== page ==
Stacked and Unstacked Auto Insurance Explained

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Rachel Bodine graduated from college with a BA in English. She works as an associate editor and writer for for over a year and enjoys creating content that offers expert advice on car insurance topics.

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Leslie Kasperowicz holds a BA in Social Sciences from the University of Winnipeg. She spent several years as a Farmers Insurance CSR, gaining a solid understanding of insurance products including home, life, auto, and commercial and working directly with insurance customers to understand their needs...

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Reviewed byLeslie Kasperowicz
Former Farmers Insurance CSR

UPDATED: Mar 13, 2020

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Some drivers will stack car insurance to increase their coverage limits. Today, we’re going to explain everything you need to know about stacked and unstacked auto insurance, including which policy is the right option for you.

stacked auto insurance

What is Stacked Car Insurance?

Some car insurance companies give drivers the opportunity to “stack” car insurance coverage. Stacking car insurance increases your uninsured motorist and underinsured motorist coverage limits relative to how many cars you insure.

Basically, when you stack car insurance, you can file a claim under both policies to enjoy higher coverage limits. Stacking is typically only available for the uninsured/underinsured motorist (UI/UM) part of your car insurance policy.

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How Does Stacked Car Insurance Work?

Let’s say you have two cars insured on the same policy. You may be able to stack uninsured motorist bodily injury (UMBI) coverage across your two vehicles. If each car has $25,000 in UMBI under your plan, then you can stack these coverage limits together to give you a total policy limit of $50,000 instead of the original $25,000.

If you’re hit by a driver who does not have car insurance, then you’ll be able to combine coverage limits for maximum reimbursement. Instead of claiming up to $25,000 in damages, you’ll be able to claim up to $50,000.

There are two ways to stack car insurance:

  • Stacking within one policy
  • Stacking across policies

The example we mentioned above assumes you’re stacking within one policy: you have $25,000 in coverage on two vehicles on the same policy, and you stack that coverage to maximize your coverage.

You can also stack across policies, however.

Let’s say you have two different car insurance policies, including separate policies for your truck and your car. Your car insurance comes with $50,000 of UMBI coverage for each vehicle. If your insurance policies are unstacked, then you’ll have $50,000 of coverage in an accident where you were hit by an uninsured motorist. With a stacked policy, however, you can increase your coverage limit to $100,000 by stacking across policies.

Pros and Cons of Stacked Auto Insurance Coverage


  • If you’re hit by an uninsured or underinsured driver, then you have significantly higher coverage limits; instead of being able to claim just $25,000 in damages, you may be able to claim 2 to 3 times that amount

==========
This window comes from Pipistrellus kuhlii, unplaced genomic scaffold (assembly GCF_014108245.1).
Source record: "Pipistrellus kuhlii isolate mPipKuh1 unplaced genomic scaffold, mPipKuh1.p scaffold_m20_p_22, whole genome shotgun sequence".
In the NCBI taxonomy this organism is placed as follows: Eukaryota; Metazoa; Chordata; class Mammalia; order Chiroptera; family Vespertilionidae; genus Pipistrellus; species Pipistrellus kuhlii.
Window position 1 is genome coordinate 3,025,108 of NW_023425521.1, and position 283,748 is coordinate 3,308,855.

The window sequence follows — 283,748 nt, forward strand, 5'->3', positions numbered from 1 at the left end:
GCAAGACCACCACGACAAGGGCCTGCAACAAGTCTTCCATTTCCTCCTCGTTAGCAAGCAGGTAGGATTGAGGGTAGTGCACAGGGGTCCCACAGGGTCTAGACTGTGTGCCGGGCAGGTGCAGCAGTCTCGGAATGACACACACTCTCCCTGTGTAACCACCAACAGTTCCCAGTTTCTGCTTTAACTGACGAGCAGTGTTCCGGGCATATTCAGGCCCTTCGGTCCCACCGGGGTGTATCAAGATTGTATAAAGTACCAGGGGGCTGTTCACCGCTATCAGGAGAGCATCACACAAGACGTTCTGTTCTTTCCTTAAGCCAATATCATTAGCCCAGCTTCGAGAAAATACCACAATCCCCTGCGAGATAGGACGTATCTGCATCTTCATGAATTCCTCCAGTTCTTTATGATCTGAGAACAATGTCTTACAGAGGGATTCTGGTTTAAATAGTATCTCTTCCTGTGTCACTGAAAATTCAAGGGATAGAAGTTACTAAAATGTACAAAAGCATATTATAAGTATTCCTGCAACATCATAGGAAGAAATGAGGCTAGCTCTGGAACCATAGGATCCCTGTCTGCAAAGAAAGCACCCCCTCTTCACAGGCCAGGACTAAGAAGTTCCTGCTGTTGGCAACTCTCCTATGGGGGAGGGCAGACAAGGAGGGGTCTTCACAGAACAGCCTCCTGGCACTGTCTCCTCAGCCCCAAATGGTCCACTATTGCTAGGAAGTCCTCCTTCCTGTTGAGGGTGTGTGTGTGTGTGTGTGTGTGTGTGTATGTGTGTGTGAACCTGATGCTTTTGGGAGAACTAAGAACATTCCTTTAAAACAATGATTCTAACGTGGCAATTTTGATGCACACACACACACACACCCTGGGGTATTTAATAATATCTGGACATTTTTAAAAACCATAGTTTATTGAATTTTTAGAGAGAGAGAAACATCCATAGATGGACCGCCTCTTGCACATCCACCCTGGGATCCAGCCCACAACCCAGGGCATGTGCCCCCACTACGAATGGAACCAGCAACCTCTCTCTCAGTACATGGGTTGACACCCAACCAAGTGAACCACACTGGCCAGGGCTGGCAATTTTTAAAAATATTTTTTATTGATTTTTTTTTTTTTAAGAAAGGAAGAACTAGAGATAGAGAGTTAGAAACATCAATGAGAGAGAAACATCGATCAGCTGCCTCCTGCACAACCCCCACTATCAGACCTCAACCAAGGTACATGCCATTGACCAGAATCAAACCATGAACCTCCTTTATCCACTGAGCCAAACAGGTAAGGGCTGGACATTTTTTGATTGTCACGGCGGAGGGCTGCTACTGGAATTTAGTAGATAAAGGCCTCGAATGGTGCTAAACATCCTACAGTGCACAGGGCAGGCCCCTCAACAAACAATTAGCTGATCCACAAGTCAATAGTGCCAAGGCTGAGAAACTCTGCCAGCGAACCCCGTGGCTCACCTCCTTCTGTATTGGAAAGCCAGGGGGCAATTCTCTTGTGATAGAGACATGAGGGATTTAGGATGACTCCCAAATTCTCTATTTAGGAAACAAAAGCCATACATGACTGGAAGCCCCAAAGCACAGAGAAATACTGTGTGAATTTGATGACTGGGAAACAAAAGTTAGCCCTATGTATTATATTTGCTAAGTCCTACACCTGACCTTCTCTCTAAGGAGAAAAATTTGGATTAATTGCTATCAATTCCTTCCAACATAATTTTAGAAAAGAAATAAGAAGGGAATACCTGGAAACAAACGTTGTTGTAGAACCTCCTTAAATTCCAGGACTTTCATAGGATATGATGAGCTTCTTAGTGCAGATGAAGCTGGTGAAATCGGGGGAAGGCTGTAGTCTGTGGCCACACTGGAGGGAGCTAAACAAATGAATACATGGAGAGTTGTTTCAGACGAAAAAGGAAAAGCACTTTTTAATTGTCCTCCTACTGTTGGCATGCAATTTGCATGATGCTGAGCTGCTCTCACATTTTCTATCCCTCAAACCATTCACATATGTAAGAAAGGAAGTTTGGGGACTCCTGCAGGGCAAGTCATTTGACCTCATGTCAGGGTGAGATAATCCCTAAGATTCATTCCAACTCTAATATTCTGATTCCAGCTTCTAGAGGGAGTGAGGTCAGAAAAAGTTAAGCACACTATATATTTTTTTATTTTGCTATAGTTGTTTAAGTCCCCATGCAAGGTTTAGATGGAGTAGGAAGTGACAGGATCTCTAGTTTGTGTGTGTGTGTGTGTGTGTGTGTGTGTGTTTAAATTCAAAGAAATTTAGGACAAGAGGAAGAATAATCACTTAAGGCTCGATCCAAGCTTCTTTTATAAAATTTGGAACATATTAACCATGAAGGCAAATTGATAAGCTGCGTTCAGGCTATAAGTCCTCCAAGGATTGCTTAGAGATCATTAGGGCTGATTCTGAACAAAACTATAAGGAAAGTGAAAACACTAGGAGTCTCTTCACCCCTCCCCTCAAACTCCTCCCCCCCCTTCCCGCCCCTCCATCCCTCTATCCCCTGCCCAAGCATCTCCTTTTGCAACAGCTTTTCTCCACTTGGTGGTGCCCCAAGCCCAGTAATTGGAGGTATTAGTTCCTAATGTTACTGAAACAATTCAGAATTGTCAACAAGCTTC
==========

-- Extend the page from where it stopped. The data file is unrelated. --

• You can enjoy higher coverage without technically raising your liability limits (your policy still has $25,000 of uninsured motorist bodily injury coverage, but it’s stacked across vehicles for a total of $50,000 of coverage)


  • You pay slightly more for stacked coverage; all insurance companies charge a slight premium to stack coverage, and you’ll pay this premium in exchange for the added protection
  • You can only stack car insurance if you insure multiple vehicles; it’s not an option for those with just one insured vehicle

What is Unstacked Insurance?

When you have unstacked car insurance, each vehicle’s coverage limits are treated separately, regardless of how many cars you insure. If you’re hit by an uninsured or underinsured driver, then your policy will cover damages or medical expenses up to the coverage limits on that vehicle.

If you have two vehicles with $25,000 of uninsured motorist bodily injury liability coverage each, for example, and your insurance is unstacked, then you’ll receive up to $25,000 in coverage after an accident with an uninsured motorist.

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Pros and Cons of Unstacked Car Insurance



  • Your uninsured and underinsured motorist coverage limits are lower, and they may be insufficient for covering expenses after an accident with an uninsured or underinsured driver

Is Stacking Legal?

Stacking is available in some states but not others. Some states have created laws that expressly forbid stacking, while others have made stacking completely legal.

Talk to your car insurance company to determine if stacking is an option for you. Generally, most drivers in the United States can stack uninsured or underinsured motorist coverage limits across multiple vehicles, regardless of whether the vehicles are on the same policy or different policies.


Stacking car insurance is an effective way to expand your uninsured or underinsured motorist coverage limits. If you have multiple insured vehicles, then it may be in your best interest to stack car insurance. You pay slightly higher rates today in exchange for receiving significantly higher coverage limits.

Remember: 1 in 7 drivers in the United States is uninsured. If you get into an accident with an uninsured or underinsured motorist, then you may be forced to pay for significant expenses out of pocket: especially if you have insufficient coverage limits or unstacked car insurance.

Shop around for stacked car insurance options today from your car insurance company or other local providers.

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